The long-maligned "Me" Decade, which gave us 10 years of
egregious soft rock and stomach-churning stadium acts, may actually have been
one of the most radical and diverse periods of popular music around the
From Fela Kuti's return to Nigeria where he would revolutionize West African
pop to the the birth and/or flowering of disco, hip-hop, krautrock, new wave
and punk, more music of 1970s persists and remains influential today than that
of any other decade we can think of.
Reupped again on May 8, 2015, here. Every time I've gone to Chicago, and the one time I was in Montreal, I've picked up half a dozen to two dozen Vietnamese CDs, mostly pop music recorded in Vietnam before 1975--though I do have a relatively sizeable collection now of Vietnamese rap, all recorded in the States. The pre-75 stuff rarely disappoints. That said, it also rarely, in the words of my Minneapolis sound poet friend, Erik Belgum, "blows head off." Last weekend, however, I picked up something that defintely BHO. This is, at least for the moment, my favorite pre-75 Vietnamese pop CD. Hope you like it. Here's something else by Phương Dung, not on the CD, but still pretty fabulous, to listen to while you're downloading:
The long-maligned "Me" Decade, which gave us 10 years of egregious soft rock and stomach-churning stadium acts, may actually have been one of the most radical and diverse periods of popular music around the globe. From Fela Kuti's return to Nigeria where he would revolutionize West African pop to the the birth and/or flowering of disco, hip-hop, krautrock, new wave and punk, more music of 1970s persists and remains influential today than that of any other decade we can think of. On May 13, fBodega Pop Live on WFMU's Give the Drummer Radio took a 3-hour tour around the globe and through time, from 1970 to 1979, exploring some of the most ear-bending tracks of the decade. LISTEN TO THE SHOW NOW IN THE ARCHIVES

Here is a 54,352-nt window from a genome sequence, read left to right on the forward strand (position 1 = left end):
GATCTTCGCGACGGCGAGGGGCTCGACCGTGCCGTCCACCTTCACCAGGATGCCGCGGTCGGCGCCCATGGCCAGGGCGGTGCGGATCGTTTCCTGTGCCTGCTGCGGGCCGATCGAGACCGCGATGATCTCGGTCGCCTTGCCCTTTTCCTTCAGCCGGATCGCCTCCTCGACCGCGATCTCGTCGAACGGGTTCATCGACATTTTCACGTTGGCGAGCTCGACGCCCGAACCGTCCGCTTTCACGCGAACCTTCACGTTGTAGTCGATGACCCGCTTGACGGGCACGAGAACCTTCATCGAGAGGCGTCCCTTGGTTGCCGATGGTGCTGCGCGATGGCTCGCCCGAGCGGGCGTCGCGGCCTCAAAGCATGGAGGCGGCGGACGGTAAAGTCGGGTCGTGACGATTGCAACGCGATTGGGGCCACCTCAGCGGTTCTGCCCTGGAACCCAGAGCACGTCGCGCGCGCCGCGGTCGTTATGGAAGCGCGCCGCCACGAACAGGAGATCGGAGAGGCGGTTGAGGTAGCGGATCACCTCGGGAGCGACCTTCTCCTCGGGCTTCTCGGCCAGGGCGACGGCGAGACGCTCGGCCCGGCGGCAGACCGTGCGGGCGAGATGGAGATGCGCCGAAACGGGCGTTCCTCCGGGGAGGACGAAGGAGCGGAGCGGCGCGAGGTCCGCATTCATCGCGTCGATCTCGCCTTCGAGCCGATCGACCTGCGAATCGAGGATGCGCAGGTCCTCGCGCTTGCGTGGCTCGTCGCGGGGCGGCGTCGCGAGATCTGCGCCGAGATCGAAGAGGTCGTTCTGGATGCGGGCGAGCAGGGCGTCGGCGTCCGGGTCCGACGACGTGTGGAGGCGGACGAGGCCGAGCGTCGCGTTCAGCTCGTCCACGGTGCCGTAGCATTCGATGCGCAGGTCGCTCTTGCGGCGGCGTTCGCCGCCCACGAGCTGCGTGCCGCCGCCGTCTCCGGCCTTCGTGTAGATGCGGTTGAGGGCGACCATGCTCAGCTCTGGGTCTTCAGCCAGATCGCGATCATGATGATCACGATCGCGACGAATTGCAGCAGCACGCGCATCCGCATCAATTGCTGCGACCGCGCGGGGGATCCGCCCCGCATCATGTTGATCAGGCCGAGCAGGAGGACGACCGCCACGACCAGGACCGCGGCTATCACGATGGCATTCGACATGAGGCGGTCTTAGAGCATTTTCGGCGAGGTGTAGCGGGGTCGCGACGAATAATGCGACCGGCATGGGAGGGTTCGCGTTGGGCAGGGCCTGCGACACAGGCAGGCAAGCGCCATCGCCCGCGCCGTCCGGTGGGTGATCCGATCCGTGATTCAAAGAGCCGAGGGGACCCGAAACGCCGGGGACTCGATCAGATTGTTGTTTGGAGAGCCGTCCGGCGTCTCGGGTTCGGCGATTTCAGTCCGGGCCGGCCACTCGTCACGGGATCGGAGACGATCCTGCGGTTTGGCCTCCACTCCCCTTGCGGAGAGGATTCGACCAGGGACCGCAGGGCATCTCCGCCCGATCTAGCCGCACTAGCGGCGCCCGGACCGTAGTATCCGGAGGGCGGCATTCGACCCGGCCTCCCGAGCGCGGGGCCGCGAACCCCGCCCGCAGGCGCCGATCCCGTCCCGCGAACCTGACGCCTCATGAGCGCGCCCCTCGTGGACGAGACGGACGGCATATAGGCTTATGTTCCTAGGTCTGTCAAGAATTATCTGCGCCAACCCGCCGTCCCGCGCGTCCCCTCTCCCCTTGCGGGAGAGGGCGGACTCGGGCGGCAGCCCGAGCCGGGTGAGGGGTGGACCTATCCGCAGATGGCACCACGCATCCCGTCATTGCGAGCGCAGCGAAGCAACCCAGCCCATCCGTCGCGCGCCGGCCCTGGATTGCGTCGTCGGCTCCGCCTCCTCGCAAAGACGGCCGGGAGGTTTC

On Wednesday, May 6, Bodega Pop Live on WFMU's Give the Drummer Radio celebrated one of the musically richest countries on the planet with a three hour firestorm of afrobeat apala, breakcore calypso funk, hip-hop juju, fuji garage rock, psychedelic school band and much more. Hear all-time heroes alongside one-hit wonders; obscure 78s, platinum LPs and scratchy, catchy 45s. Listen to the show now in the archives!
[Re-upped once more on April 25, 2015, at a reader's request] When I was in Tokyo in mid-2010, I spent a couple of full days wandering around almost all of the 9 floors of the massive Tower Records superstore in Shibuya.
When I got off the escalator at floor 2, which houses Tower Shibuya's extensive J-Pop and J-Indies stock, I was immediately struck by a kind of mini-shrine made up of of the CDs of Asakawa Maki, most of which seemed to feature grainy black & white photographs of the singer on the cover, often smoking.
I had no idea who this mysterious enshrined singer was, but after a bit of YouTubing and Googling, I was able to figure it out. Asakawa Maki was born on January 27, 1942, in Nagoya--she'd have been 70 years old this month had she not died in 2010, just shy of her 68th birthday. She got her start singing in U.S. Army bases, but got her big break in a series of concerts organized by avant-garde poet and playwright, Shuji Terayama in 1968. (Terayama would write lyrics for a number of her early songs.)
Over the next 40 years, Maki (as she was often referred to) released some 30 records, only slowing down in the aughts. She continued to perform live up until her death. She was one of the greatest, most expressive singers of all time, not just in Japan, but in the world.
Listen to "House of the Rising Sun" live
FILE ONE Asakawa Maki II Asakawa Maki no Sekai Black
Blue Spirit Blues
Cat Nap FILE TWO
Maboroshi no Onna-tachi
Nothing at All to Lose
Ura Mado Maki V
Yami No Naka Ni Okizari
On April 22, Bodega Pop Live on WFMU's Give the Drummer Radio celebrated the crazy, infectious music of Bappi Lahiri, Bollywood's self-proclaimed Disco King. Lahiri, whose mother and father were both musical professionals, may be best known for the soundtrack to 1982's outlandish and hilarious Mithun-vehicle, Disco Dancer, but there's more to this composer -- and frequent musical plagiarist -- than first meets the ear. We danced our sweet asses off to many of the hits, of course, but we also dug deep into the Lahiri catalog, exploring crazy experimental collaborations with Kishore Kumar (including a just-discovered track from a film that -- holy role reversal, Bappi! -- Kumar directed and wrote the music for and which Lahiri belted out) and surprisingly haunting melodies from the early 70s, to extended Hindi disco mixes from the 80s, to award-winning Telugu tongue-twisters from the 90s, to remixes and "rap" from the 2000s to today. And, we heard a few things his parents recorded as well. Listen to the show now in the archives